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'G20 must create a viable rescue package'

Apr 02, 2009

Ordinary people around the world are not holding their breath in anticipation that this G20 will solve the mess. The most powerful should not and cannot seek 'solutions' that got us into the mess in the first place, argues Kumi Naidoo, co-chair of Global Call to Action Against Poverty.

Today, the leaders of the world’s 20 largest economies are meeting in London. While the G20 constitutes a significant expansion from the unrepresentative G8 cartel, we must recognise that the majority of countries in the world, where the poor reside in large numbers are excluded. We must also acknowledge that the G20 runs the risk of undermining the United Nations and that the UN has a process regarding the global financial crisis.

There is a clear differential of power within the G20. Barack Obama, the president of the United States, though the new kid on the G20 bloc must be reminded that many of us around the world supported his candidacy in a variety of different ways. We danced in the streets from Kenya to Indonesia when he was elected. Because when he said: “Yes We Can” we did not understand this to mean only for the American people or only for the most powerful.

However, we need to send a message to Obama and the G20 that when we have a perfect storm: a convergence of a financial crisis, a climate crisis, a passive genocide inspired by the poverty crisis, gender inequality crisis – we must go much further and say: Yes we can, yes we must and yes we will.

The most powerful have had the ability to transform the wretched existence of hundreds of millions of the world’s people but they did not. Instead they chose to celebrate jobless growth that deepened inequality and contributed to a climate catastrophe that exacerbated poverty for those that have been least responsible for creating it.

As we and fellow activists have been saying since International Women's Day, the connection between the financial, fuel, food and climate change crises and the feminisation of poverty are blatant. We painfully know that women working in manufacturing industries are most likely to be laid off in both rich and poor nations. We know the world's most marginalised are suffering more acutely than the rest of us and so we must ensure that women and girls, the poor, those living with disabilities, indigenous peoples and other marginalised groups, do not slip into greater anguish.

The most powerful should not and cannot seek "solutions" which are the very ones that got us into the mess in the first place. Hu Jintao, the Chinese leader should remind himself and his colleagues at the G-20 that the Chinese character for “crisis” and “opportunity” is the same. They need to recognise that a “good” crisis is a terrible thing to squander.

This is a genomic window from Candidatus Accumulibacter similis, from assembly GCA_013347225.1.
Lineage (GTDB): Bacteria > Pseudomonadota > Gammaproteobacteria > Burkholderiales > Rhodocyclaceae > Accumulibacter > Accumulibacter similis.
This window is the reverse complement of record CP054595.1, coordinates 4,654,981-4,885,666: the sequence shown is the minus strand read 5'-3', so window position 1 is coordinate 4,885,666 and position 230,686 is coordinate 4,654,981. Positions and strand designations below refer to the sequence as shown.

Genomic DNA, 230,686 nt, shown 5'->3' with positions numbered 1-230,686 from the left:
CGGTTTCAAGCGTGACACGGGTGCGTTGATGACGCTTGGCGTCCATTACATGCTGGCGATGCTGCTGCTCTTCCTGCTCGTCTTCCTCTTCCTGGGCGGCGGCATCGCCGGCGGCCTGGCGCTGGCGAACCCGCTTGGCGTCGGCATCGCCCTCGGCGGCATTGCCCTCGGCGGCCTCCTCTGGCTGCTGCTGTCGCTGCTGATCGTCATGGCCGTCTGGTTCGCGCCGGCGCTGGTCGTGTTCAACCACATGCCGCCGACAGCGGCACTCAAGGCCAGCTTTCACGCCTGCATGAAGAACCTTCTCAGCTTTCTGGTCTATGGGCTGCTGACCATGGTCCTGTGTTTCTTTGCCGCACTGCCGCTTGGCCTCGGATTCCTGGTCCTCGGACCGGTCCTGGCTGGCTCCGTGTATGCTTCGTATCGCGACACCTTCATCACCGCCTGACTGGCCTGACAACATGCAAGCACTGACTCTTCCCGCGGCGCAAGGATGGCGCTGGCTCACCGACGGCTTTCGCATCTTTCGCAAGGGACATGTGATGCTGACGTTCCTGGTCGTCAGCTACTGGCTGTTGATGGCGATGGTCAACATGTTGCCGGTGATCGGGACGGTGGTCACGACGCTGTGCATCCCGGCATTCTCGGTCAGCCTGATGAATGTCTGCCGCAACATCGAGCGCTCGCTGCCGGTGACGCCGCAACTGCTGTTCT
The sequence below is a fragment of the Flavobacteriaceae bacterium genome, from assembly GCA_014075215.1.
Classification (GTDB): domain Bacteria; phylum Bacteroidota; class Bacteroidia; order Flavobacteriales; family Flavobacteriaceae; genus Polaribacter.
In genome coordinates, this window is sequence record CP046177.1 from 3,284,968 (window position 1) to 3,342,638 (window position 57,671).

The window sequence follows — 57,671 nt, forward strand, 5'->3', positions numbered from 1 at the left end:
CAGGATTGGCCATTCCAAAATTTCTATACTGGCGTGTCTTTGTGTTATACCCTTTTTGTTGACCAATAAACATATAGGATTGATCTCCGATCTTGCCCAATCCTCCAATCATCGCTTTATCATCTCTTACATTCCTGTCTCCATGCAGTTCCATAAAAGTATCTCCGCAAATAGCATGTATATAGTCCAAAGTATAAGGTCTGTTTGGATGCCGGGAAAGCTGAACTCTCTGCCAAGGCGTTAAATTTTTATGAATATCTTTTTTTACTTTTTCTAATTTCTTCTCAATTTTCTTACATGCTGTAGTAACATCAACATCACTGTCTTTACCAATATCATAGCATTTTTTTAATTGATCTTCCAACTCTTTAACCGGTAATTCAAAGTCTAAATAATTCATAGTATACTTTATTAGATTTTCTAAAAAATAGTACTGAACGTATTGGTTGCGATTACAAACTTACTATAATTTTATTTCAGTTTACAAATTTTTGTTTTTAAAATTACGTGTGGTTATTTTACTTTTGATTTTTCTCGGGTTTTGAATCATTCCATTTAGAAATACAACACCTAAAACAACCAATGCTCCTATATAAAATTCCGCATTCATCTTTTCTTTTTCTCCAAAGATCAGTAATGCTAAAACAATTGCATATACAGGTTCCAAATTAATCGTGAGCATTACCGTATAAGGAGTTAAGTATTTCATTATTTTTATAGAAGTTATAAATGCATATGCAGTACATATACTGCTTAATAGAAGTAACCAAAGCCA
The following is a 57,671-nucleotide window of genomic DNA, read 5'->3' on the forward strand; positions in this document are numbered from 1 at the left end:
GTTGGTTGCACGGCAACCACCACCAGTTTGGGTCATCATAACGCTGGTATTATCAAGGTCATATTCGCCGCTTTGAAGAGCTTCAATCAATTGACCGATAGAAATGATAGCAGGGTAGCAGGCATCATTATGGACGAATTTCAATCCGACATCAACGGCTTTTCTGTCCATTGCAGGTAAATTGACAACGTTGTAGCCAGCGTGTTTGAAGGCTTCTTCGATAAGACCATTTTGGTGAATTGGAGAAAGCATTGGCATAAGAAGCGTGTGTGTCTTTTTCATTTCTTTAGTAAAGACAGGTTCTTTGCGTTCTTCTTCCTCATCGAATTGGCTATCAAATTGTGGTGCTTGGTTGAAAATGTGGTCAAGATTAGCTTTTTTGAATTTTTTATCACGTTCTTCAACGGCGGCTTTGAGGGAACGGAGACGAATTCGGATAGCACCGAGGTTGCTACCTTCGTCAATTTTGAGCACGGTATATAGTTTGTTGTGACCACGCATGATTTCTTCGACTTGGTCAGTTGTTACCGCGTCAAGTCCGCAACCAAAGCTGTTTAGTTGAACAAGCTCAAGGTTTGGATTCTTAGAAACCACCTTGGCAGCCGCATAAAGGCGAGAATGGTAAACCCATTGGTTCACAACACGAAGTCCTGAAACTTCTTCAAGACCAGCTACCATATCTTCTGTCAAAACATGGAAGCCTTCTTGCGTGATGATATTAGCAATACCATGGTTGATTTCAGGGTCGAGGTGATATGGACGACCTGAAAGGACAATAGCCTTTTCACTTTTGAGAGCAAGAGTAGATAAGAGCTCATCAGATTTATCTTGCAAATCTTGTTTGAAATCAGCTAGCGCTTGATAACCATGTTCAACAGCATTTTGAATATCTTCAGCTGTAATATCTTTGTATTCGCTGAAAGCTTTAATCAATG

The Global Call to Action Against Poverty (GCAP) has made it clear what the G20 communiqué needs to promise:

1. End global poverty and inequality
2. Create decent work and public services for all
3. Build a Green Economy
4. Ensure democratic governance of the global economy
5. Accelerate the recent promises on trade, debt cancellation and for better and more aid
6. Ensure the poor do not pay for the folly of the richest
7. Address the food and energy crises simultaneously

The G20 must ensure that states stick to previous aid commitments by creating a viable and appropriate rescue package, without ridiculous conditions, for the poor and ensure that this package includes provisions that deal with the aforementioned areas.

Sylvia Borren, one of the co-chairs of GCAP, has correctly lambasted the close to ten trillion dollars in bailouts and stimulus packages as an upside down pyramid. It's the people at the top who've benefitted from most of the resources while people at the bottom have got a pittance. This is unacceptable.

Many citizens around the world do not have faith in the G20 to deliver much based on their performance to date. They have been betrayed far too many times by the G8 with their empty promises that get forgotten even before the figurative ink dries on their verbose, environmentally unfriendly sets of commitments.

Most ordinary people are not holding their breath in anticipation that this G20 will solve the mess we are in since they have long lost faith in the most powerful to deliver justice. If they fail to deliver with courage and conviction the demands that citizens have been pushing for then they will push more and more citizens onto the streets.

Last Saturday at the PutPeopleFirst rally in London for Jobs, Justice and Climate I witnessed the seeds of this civil discontent. Time and patience is running out for the oppressed, poor and marginalised people. Should the G20 leaders choose to ignore this growing frustration, desperation and anger, they will do so at their own peril.

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